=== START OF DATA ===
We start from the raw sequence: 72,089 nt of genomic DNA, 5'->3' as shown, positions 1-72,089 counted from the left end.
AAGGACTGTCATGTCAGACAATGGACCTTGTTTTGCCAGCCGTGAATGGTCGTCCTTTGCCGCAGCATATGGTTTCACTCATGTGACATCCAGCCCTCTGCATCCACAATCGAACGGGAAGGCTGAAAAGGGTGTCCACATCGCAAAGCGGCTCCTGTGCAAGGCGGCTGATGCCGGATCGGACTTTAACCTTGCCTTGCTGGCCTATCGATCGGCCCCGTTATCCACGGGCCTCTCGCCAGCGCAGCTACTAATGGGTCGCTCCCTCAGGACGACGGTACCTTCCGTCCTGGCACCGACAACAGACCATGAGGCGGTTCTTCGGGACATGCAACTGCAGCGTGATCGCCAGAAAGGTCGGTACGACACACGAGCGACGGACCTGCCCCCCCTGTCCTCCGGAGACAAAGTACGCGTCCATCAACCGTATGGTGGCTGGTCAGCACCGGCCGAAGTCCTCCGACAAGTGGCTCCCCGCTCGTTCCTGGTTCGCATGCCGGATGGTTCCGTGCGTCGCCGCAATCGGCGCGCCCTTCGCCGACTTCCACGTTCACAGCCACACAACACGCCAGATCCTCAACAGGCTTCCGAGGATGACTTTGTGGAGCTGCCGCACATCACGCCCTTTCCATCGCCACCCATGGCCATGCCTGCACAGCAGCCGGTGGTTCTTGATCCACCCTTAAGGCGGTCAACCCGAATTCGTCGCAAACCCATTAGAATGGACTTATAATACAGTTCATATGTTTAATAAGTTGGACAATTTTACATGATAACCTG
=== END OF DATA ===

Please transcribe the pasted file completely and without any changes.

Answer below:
We start from the raw sequence: 72,089 nt of genomic DNA, 5'->3' as shown, positions 1-72,089 counted from the left end.
AAGGACTGTCATGTCAGACAATGGACCTTGTTTTGCCAGCCGTGAATGGTCGTCCTTTGCCGCAGCATATGGTTTCACTCATGTGACATCCAGCCCTCTGCATCCACAATCGAACGGGAAGGCTGAAAAGGGTGTCCACATCGCAAAGCGGCTCCTGTGCAAGGCGGCTGATGCCGGATCGGACTTTAACCTTGCCTTGCTGGCCTATCGATCGGCCCCGTTATCCACGGGCCTCTCGCCAGCGCAGCTACTAATGGGTCGCTCCCTCAGGACGACGGTACCTTCCGTCCTGGCACCGACAACAGACCATGAGGCGGTTCTTCGGGACATGCAACTGCAGCGTGATCGCCAGAAAGGTCGGTACGACACACGAGCGACGGACCTGCCCCCCCTGTCCTCCGGAGACAAAGTACGCGTCCATCAACCGTATGGTGGCTGGTCAGCACCGGCCGAAGTCCTCCGACAAGTGGCTCCCCGCTCGTTCCTGGTTCGCATGCCGGATGGTTCCGTGCGTCGCCGCAATCGGCGCGCCCTTCGCCGACTTCCACGTTCACAGCCACACAACACGCCAGATCCTCAACAGGCTTCCGAGGATGACTTTGTGGAGCTGCCGCACATCACGCCCTTTCCATCGCCACCCATGGCCATGCCTGCACAGCAGCCGGTGGTTCTTGATCCACCCTTAAGGCGGTCAACCCGAATTCGTCGCAAACCCATTAGAATGGACTTATAATACAGTTCATATGTTTAATAAGTTGGACAATTTTACATGATAACCTG